"If you give a man a fish, he'll eat for a day. If you TEACH a man to fish, he'll eat for a lifetime."
I muttered this BS repeatedly as I tried to swap all the Dura Ace 7800 parts from my old frame to my new one. I've always wanted be a self-reliant bike maintainer, so trial and error seemed like a good way to learn.
But while a man is learning how to catch a fish, he just might starve to death.
I spent 3 hours on Monday, Tuesday, and Wednesday working on the damn bike. I got everything off the old frame pretty easily, and I did a good job of washing and lubing all the parts. But figuring out how to remove the old rear derailleur cable cost me 2 hours, and trying to tune that rear derailleur was a clusterf*ck of the first magnitude.
The guys at Trek Store Papillion were busy tuning bikes in the shop's queue, but they managed to provide some good advice on cutting and wrapping the handlebar tape. Still, they were swamped, and I didn't want to take up the shop's paid labor time on my personal bike. So I managed to get everything installed, lubed, and greased, and then I drove the bike to our other store in Midtown and begged them for some tuning device.
I know how to turn a barrel adjuster. I know the theory behind the limit screws. I can remove a cassette, clean it, and reinstall it. I can clean and lube the pivot points on a derailleur. But setting the cable tension just baffles me.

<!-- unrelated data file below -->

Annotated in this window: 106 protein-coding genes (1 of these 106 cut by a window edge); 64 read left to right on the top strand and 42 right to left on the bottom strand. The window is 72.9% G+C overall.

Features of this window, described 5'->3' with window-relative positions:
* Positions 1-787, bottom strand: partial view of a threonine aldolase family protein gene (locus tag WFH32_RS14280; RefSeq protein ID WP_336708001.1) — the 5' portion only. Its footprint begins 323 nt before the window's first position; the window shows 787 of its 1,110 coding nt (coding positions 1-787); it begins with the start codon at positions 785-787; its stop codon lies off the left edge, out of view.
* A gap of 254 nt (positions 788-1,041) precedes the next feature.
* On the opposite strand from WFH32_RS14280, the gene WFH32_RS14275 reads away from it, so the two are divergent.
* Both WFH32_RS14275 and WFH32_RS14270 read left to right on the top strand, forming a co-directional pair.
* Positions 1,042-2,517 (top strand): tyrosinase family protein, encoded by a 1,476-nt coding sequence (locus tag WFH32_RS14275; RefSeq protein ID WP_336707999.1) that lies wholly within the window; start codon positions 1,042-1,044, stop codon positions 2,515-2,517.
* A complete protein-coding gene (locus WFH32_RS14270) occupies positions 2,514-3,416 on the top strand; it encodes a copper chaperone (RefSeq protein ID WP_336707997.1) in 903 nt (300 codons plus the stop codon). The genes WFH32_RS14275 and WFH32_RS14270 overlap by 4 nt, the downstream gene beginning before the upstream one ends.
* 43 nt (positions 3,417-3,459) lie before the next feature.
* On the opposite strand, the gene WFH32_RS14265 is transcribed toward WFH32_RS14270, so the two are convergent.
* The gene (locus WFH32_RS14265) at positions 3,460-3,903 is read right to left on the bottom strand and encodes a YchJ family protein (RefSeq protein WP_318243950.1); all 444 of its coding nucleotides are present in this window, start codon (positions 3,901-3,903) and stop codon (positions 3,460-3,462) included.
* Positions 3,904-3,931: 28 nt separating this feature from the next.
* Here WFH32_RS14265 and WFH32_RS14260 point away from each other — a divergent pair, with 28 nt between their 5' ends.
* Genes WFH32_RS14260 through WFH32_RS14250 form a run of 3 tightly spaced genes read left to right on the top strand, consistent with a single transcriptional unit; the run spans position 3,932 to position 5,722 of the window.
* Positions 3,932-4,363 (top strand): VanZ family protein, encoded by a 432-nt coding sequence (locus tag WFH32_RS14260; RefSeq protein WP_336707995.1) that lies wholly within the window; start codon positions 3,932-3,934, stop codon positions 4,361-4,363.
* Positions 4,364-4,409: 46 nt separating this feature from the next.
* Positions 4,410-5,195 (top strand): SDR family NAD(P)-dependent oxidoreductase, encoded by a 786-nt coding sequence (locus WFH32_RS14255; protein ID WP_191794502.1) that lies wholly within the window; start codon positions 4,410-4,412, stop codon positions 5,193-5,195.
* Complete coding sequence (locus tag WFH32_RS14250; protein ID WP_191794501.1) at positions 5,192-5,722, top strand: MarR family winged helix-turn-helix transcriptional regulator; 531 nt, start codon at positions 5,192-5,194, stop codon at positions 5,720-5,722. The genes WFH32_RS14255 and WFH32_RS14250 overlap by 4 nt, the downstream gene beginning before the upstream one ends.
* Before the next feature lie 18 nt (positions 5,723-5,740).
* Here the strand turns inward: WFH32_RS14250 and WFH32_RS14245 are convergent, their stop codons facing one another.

With patient work from Bryan, Chris, and Jake, the rear derailleur stopped skipping gears and refusing to shift onto the 11 or 23-tooth cogs. But the job took an hour of frustrated fiddling becasue I screwed up THIS:
Incompetent might be the biggest understatement of the year so far. I had set the tab facing inward. Major suckage on my part, and it cost these guys a cumulative hour of their lives to fix my error.
I did manage to hang the front derailleur correctly, so that adjustment was pretty quick. Zenmaster Chris and his Furious Four also tweaked my headset, patted me on the head, and sent me on my way. I missed Wednesday Night Worlds becasue the bike only became operational at 5:45.
Eight hours of labor to build one bike. The cumulative advice of FIVE mechanics. Not bad for a first attempt? I don't know--it seems pretty ridiculous to me. And don't even ask about my 90-minute adventure changing the stem, a baffling enterprise caused by my screwing up the headset spacers. I finished that damn job in the dark last night.
Oh, the second aphorism?
"Every time I wash my car, it rains!"
I sometimes use this sentence in my writing classes as an example of syntactic ambiguity: what "rains," exactly? The car?
Anyhow, the bike is built, tuned, and ready to ride:
But it's pouring rain right now. No, not the bike. Bikes can't rain. But whatever "it" is-- it's raining.
A true Belgian hard man would take the new bike out, weather be damned.
I guess I'm not that hard.